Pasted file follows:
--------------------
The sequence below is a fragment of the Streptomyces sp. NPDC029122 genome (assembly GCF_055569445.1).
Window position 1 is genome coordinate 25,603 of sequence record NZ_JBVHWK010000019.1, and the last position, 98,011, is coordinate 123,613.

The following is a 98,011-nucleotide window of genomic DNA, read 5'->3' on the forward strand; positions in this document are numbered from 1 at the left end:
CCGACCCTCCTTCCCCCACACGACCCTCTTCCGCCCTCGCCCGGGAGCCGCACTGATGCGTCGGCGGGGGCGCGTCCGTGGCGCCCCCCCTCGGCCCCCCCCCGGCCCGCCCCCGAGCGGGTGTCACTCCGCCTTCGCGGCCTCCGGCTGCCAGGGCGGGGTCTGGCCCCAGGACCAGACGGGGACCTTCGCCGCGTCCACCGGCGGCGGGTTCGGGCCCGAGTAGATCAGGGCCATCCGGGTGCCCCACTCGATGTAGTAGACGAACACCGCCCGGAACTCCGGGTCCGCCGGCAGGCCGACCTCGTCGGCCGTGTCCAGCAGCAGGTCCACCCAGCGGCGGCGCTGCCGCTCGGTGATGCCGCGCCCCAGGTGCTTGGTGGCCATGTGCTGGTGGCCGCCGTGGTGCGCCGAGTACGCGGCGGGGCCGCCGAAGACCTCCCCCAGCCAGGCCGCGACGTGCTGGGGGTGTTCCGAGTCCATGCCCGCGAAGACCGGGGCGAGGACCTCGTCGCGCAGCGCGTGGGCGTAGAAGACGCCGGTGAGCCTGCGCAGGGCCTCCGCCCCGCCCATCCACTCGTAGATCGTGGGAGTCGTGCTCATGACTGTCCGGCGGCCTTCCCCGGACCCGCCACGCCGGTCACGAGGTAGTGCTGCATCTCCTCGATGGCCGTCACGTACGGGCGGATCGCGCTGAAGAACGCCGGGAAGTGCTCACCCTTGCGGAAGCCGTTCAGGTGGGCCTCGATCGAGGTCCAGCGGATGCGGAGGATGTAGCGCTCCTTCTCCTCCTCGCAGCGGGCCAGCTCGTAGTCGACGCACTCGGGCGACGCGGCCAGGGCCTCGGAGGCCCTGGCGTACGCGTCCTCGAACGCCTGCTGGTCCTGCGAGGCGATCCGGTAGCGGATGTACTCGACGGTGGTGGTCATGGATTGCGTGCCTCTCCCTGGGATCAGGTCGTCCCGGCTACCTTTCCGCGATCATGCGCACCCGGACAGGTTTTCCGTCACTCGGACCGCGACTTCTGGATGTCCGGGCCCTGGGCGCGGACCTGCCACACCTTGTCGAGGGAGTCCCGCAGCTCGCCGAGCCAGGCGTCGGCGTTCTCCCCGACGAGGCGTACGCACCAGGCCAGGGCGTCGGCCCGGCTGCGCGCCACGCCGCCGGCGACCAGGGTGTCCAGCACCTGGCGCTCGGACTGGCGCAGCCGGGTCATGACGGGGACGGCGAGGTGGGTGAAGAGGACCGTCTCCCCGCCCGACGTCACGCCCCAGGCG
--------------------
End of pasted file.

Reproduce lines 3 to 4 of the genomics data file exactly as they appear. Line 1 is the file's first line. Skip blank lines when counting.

The following is a 98,011-nucleotide window of genomic DNA, read 5'->3' on the forward strand; positions in this document are numbered from 1 at the left end:
CCGACCCTCCTTCCCCCACACGACCCTCTTCCGCCCTCGCCCGGGAGCCGCACTGATGCGTCGGCGGGGGCGCGTCCGTGGCGCCCCCCCTCGGCCCCCCCCCGGCCCGCCCCCGAGCGGGTGTCACTCCGCCTTCGCGGCCTCCGGCTGCCAGGGCGGGGTCTGGCCCCAGGACCAGACGGGGACCTTCGCCGCGTCCACCGGCGGCGGGTTCGGGCCCGAGTAGATCAGGGCCATCCGGGTGCCCCACTCGATGTAGTAGACGAACACCGCCCGGAACTCCGGGTCCGCCGGCAGGCCGACCTCGTCGGCCGTGTCCAGCAGCAGGTCCACCCAGCGGCGGCGCTGCCGCTCGGTGATGCCGCGCCCCAGGTGCTTGGTGGCCATGTGCTGGTGGCCGCCGTGGTGCGCCGAGTACGCGGCGGGGCCGCCGAAGACCTCCCCCAGCCAGGCCGCGACGTGCTGGGGGTGTTCCGAGTCCATGCCCGCGAAGACCGGGGCGAGGACCTCGTCGCGCAGCGCGTGGGCGTAGAAGACGCCGGTGAGCCTGCGCAGGGCCTCCGCCCCGCCCATCCACTCGTAGATCGTGGGAGTCGTGCTCATGACTGTCCGGCGGCCTTCCCCGGACCCGCCACGCCGGTCACGAGGTAGTGCTGCATCTCCTCGATGGCCGTCACGTACGGGCGGATCGCGCTGAAGAACGCCGGGAAGTGCTCACCCTTGCGGAAGCCGTTCAGGTGGGCCTCGATCGAGGTCCAGCGGATGCGGAGGATGTAGCGCTCCTTCTCCTCCTCGCAGCGGGCCAGCTCGTAGTCGACGCACTCGGGCGACGCGGCCAGGGCCTCGGAGGCCCTGGCGTACGCGTCCTCGAACGCCTGCTGGTCCTGCGAGGCGATCCGGTAGCGGATGTACTCGACGGTGGTGGTCATGGATTGCGTGCCTCTCCCTGGGATCAGGTCGTCCCGGCTACCTTTCCGCGATCATGCGCACCCGGACAGGTTTTCCGTCACTCGGACCGCGACTTCTGGATGTCCGGGCCCTGGGCGCGGACCTGCCACACCTTGTCGAGGGAGTCCCGCAGCTCGCCGAGCCAGGCGTCGGCGTTCTCCCCGACGAGGCGTACGCACCAGGCCAGGGCGTCGGCCCGGCTGCGCGCCACGCCGCCGGCGACCAGGGTGTCCAGCACCTGGCGCTCGGACTGGCGCAGCCGGGTCATGACGGGGACGGCGAGGTGGGTGAAGAGGACCGTCTCCCCGCCCGACGTCACGCCCCAGGCG